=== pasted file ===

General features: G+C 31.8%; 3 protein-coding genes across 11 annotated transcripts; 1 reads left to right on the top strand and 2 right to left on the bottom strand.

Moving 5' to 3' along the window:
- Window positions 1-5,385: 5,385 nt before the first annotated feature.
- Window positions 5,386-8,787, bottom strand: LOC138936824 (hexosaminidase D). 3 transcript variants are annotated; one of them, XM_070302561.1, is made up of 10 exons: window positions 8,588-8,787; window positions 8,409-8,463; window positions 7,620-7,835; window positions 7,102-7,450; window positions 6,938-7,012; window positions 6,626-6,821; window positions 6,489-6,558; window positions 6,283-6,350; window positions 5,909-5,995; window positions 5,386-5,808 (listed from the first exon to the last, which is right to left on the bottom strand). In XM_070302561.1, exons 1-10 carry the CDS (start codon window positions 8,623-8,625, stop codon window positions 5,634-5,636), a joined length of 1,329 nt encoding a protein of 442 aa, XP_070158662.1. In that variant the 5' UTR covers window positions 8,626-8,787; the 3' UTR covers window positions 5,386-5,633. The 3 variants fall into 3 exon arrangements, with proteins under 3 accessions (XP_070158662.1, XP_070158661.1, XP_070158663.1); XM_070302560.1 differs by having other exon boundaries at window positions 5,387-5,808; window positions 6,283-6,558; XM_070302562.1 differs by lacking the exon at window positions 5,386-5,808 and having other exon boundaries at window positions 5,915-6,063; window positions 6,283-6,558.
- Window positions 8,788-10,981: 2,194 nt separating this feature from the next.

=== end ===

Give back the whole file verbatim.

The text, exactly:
General features: G+C 31.8%; 3 protein-coding genes across 11 annotated transcripts; 1 reads left to right on the top strand and 2 right to left on the bottom strand.

Moving 5' to 3' along the window:
- Window positions 1-5,385: 5,385 nt before the first annotated feature.
- Window positions 5,386-8,787, bottom strand: LOC138936824 (hexosaminidase D). 3 transcript variants are annotated; one of them, XM_070302561.1, is made up of 10 exons: window positions 8,588-8,787; window positions 8,409-8,463; window positions 7,620-7,835; window positions 7,102-7,450; window positions 6,938-7,012; window positions 6,626-6,821; window positions 6,489-6,558; window positions 6,283-6,350; window positions 5,909-5,995; window positions 5,386-5,808 (listed from the first exon to the last, which is right to left on the bottom strand). In XM_070302561.1, exons 1-10 carry the CDS (start codon window positions 8,623-8,625, stop codon window positions 5,634-5,636), a joined length of 1,329 nt encoding a protein of 442 aa, XP_070158662.1. In that variant the 5' UTR covers window positions 8,626-8,787; the 3' UTR covers window positions 5,386-5,633. The 3 variants fall into 3 exon arrangements, with proteins under 3 accessions (XP_070158662.1, XP_070158661.1, XP_070158663.1); XM_070302560.1 differs by having other exon boundaries at window positions 5,387-5,808; window positions 6,283-6,558; XM_070302562.1 differs by lacking the exon at window positions 5,386-5,808 and having other exon boundaries at window positions 5,915-6,063; window positions 6,283-6,558.
- Window positions 8,788-10,981: 2,194 nt separating this feature from the next.